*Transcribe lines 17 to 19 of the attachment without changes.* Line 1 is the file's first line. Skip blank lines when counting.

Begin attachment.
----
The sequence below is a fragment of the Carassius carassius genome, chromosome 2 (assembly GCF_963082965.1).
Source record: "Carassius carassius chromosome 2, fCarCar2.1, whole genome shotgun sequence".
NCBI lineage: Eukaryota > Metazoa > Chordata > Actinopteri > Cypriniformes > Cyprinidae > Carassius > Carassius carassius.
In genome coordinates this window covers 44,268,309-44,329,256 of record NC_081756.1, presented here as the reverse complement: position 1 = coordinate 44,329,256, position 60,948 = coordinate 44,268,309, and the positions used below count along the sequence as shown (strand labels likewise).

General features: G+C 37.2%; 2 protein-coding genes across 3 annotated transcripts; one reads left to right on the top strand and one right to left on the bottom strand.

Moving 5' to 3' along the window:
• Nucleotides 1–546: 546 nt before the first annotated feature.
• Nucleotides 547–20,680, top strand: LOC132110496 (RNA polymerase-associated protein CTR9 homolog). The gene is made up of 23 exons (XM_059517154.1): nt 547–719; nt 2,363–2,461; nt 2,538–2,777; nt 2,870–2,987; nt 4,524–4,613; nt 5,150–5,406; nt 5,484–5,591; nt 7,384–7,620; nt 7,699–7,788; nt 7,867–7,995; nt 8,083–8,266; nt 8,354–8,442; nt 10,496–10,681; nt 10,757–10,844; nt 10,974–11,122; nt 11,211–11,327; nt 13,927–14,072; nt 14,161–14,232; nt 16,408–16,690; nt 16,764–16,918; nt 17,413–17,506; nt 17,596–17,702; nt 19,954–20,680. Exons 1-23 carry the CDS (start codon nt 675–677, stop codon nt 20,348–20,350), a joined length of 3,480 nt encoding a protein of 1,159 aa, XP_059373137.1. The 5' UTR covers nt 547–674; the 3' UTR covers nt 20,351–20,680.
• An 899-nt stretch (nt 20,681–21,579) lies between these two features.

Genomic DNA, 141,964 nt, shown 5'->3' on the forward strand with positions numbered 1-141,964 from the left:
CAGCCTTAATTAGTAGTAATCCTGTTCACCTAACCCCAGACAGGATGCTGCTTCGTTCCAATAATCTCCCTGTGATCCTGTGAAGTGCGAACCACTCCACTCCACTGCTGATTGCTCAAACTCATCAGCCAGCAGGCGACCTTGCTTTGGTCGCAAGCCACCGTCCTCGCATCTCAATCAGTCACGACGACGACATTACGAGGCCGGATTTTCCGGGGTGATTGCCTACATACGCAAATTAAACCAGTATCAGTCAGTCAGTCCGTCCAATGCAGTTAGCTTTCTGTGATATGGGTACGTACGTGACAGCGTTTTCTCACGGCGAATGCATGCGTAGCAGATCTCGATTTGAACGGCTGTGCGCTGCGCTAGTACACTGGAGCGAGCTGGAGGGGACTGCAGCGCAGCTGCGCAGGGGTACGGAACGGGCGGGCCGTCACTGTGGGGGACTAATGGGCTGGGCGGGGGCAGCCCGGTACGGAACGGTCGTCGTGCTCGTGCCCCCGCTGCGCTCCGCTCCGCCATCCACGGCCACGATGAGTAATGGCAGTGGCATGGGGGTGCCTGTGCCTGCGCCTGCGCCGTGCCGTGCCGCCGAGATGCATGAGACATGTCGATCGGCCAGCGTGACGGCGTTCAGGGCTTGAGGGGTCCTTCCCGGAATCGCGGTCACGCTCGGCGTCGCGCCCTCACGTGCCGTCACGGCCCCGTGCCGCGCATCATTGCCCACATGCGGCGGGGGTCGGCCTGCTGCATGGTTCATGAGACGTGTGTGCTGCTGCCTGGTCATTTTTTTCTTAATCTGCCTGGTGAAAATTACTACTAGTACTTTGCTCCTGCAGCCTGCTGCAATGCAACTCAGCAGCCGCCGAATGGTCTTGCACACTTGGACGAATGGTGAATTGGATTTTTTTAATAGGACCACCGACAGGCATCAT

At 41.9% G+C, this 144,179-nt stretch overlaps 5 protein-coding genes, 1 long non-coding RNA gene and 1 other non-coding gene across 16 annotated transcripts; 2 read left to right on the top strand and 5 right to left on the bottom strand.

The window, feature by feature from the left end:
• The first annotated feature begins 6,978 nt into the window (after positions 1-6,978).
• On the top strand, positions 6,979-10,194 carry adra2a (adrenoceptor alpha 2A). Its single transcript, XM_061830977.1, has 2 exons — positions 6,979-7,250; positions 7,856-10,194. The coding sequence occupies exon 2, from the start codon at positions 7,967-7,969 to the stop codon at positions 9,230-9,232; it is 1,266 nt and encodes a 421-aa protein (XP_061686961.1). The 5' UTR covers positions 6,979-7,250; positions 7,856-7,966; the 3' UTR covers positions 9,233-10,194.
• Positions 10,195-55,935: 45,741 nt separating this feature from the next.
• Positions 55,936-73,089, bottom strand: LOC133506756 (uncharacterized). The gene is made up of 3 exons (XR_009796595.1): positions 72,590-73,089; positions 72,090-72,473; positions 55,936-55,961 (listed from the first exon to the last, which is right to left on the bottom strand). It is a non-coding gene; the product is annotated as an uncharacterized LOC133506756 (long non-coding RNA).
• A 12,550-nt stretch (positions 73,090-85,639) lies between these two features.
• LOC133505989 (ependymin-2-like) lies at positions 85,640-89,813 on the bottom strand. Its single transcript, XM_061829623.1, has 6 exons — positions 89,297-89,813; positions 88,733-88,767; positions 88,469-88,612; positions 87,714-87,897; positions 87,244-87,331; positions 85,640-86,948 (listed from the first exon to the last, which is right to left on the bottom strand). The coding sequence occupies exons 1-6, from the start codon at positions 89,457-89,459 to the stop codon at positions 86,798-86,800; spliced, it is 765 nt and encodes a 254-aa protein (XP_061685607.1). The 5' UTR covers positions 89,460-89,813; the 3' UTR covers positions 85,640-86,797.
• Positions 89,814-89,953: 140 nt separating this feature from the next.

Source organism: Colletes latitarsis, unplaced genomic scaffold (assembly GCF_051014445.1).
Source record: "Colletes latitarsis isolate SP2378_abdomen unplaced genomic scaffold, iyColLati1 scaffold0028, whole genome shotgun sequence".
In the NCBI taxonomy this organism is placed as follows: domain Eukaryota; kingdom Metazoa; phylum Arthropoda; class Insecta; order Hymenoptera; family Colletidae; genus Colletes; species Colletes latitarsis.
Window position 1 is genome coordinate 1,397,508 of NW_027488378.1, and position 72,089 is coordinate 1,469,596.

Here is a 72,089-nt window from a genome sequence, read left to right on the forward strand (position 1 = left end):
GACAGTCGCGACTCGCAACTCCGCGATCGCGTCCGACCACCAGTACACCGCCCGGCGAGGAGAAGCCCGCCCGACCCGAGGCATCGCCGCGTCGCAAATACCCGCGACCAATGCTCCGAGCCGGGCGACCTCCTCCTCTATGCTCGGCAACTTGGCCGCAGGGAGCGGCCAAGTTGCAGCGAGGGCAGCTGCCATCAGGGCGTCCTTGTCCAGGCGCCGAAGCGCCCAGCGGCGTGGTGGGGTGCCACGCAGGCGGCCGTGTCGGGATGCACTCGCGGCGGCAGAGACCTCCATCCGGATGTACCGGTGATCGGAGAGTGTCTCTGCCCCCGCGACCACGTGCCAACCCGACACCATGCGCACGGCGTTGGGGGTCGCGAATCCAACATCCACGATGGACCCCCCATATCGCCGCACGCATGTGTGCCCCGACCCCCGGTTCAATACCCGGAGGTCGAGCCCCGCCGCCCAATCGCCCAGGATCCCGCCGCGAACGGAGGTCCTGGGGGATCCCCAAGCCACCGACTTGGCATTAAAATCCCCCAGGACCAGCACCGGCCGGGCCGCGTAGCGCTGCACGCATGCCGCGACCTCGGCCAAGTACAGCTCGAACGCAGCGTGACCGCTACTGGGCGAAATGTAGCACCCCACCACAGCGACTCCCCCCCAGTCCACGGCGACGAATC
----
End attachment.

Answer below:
• Positions 55,936-73,089, bottom strand: LOC133506756 (uncharacterized). The gene is made up of 3 exons (XR_009796595.1): positions 72,590-73,089; positions 72,090-72,473; positions 55,936-55,961 (listed from the first exon to the last, which is right to left on the bottom strand). It is a non-coding gene; the product is annotated as an uncharacterized LOC133506756 (long non-coding RNA).
• A 12,550-nt stretch (positions 73,090-85,639) lies between these two features.
• LOC133505989 (ependymin-2-like) lies at positions 85,640-89,813 on the bottom strand. Its single transcript, XM_061829623.1, has 6 exons — positions 89,297-89,813; positions 88,733-88,767; positions 88,469-88,612; positions 87,714-87,897; positions 87,244-87,331; positions 85,640-86,948 (listed from the first exon to the last, which is right to left on the bottom strand). The coding sequence occupies exons 1-6, from the start codon at positions 89,457-89,459 to the stop codon at positions 86,798-86,800; spliced, it is 765 nt and encodes a 254-aa protein (XP_061685607.1). The 5' UTR covers positions 89,460-89,813; the 3' UTR covers positions 85,640-86,797.